The world’s largest uncut diamond is expected to be sold for more than £52m in an unprecedented auction in London.
The Lesedi la Rona, almost the size of a tennis ball, was unearthed in Botswana in November.
The rough diamond is 1,109 carats and believed to be more than 2.5 billion years old.
The Mayfair auction, which is the first time a rough diamond of such a size has gone on public sale, takes place at Sotheby’s later.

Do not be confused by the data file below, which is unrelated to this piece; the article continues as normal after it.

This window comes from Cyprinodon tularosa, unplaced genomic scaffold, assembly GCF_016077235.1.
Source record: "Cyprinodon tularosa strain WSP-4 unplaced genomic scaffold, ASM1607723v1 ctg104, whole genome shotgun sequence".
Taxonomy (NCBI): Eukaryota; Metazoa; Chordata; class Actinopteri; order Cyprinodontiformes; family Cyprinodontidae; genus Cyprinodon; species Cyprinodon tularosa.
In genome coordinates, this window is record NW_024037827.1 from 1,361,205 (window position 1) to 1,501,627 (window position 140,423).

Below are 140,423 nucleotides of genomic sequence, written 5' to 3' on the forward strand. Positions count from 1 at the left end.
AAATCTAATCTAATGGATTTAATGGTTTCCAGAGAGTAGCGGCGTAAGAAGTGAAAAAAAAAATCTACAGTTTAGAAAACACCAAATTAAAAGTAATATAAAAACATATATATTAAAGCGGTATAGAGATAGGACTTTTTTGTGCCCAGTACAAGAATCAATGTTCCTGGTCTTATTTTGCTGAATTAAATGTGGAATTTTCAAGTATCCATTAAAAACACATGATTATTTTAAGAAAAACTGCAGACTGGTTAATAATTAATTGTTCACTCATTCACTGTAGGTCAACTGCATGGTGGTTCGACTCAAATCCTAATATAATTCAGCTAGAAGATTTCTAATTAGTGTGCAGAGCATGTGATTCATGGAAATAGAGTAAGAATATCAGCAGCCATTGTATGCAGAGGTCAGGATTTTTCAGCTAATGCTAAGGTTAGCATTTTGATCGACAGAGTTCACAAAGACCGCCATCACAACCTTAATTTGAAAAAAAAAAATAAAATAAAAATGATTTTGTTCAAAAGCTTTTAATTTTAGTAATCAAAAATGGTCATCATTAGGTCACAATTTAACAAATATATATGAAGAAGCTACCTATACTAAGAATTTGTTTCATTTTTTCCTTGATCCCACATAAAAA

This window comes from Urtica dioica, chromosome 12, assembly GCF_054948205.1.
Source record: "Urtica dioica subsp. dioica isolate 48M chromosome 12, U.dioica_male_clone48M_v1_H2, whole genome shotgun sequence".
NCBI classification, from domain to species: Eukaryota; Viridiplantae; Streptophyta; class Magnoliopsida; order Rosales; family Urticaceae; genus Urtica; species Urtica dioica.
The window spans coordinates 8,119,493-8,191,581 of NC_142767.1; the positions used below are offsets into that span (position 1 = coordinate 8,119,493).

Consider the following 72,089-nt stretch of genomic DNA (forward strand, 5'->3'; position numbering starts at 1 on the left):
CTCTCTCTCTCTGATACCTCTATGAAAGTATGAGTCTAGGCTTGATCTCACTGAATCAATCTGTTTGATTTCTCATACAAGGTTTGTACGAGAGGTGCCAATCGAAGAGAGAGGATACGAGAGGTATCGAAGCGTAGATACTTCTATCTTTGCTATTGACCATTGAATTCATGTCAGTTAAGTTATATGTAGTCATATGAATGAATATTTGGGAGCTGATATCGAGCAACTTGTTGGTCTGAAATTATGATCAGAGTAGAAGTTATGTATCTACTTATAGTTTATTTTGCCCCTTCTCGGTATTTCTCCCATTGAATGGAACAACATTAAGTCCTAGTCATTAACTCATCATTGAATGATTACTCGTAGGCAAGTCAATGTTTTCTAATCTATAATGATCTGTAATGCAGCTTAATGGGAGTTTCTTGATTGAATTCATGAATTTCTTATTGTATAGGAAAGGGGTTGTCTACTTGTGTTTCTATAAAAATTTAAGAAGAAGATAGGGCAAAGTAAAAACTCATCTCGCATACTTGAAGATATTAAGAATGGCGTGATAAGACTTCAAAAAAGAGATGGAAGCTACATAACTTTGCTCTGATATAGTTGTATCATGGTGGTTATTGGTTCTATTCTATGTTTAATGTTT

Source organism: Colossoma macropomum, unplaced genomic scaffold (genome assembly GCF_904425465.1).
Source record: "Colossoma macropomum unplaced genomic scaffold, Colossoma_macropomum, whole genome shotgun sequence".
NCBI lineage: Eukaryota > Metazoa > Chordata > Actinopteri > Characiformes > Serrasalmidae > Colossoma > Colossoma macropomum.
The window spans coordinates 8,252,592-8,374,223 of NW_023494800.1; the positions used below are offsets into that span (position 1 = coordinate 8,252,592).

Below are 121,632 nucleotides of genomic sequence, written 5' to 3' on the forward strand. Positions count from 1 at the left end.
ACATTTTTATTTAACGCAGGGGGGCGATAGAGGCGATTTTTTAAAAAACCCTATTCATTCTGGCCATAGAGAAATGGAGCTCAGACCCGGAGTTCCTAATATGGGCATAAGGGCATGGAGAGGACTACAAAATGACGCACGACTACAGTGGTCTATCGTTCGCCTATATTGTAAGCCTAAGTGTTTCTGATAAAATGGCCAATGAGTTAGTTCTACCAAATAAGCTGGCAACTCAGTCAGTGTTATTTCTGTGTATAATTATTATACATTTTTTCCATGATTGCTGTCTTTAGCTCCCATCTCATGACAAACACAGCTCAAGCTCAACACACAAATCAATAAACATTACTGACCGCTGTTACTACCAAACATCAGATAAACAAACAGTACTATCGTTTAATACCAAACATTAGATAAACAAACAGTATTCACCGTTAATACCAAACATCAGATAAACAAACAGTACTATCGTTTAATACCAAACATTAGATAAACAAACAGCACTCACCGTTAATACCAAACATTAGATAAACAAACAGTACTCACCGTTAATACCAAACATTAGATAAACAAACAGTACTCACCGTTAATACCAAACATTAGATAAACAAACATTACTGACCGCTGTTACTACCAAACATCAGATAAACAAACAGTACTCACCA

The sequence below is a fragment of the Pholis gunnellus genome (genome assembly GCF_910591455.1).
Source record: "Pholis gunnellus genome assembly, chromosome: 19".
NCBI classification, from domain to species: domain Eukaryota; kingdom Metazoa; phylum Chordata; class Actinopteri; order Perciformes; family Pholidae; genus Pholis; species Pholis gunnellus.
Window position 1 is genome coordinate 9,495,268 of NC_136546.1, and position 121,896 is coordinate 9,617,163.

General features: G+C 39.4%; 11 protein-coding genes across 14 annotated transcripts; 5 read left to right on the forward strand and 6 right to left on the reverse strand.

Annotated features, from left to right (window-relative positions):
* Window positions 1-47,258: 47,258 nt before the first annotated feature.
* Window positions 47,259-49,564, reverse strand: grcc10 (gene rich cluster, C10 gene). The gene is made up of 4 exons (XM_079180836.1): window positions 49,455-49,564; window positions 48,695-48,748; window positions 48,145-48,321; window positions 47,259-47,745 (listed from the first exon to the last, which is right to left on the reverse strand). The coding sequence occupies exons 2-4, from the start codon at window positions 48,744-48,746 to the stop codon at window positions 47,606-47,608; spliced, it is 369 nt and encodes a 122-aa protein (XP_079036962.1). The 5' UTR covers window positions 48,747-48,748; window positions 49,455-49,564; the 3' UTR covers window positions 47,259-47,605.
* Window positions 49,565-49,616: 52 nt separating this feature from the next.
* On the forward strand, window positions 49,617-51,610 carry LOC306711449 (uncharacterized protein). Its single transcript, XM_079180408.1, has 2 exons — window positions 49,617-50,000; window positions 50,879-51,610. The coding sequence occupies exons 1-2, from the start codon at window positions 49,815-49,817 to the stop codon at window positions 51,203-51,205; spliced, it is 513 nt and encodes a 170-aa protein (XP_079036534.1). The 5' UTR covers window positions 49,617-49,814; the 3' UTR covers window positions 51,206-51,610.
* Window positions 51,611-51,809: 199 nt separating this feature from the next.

The Lesedi la Rona, which means ‘our light’ in the Tswana language spoken in Botswana, was discovered by Lucara Diamond Corp’s Karowe mine.
David Bennett, worldwide chairman of Sotheby’s jewellery division, said the diamond’s discovery is “the find of a lifetime”.
“Every aspect of this auction is unprecedented. Not only is the rough superlative in size and quality, but no rough even remotely of this scale has ever been offered before at public auction,” he said.
According to a study by the Gemological Institute of America, the rough diamond’s colour and transparency “exemplify” type IIA diamonds.
Stones in this group are “the most chemically pure and often show extraordinary optical transparency”.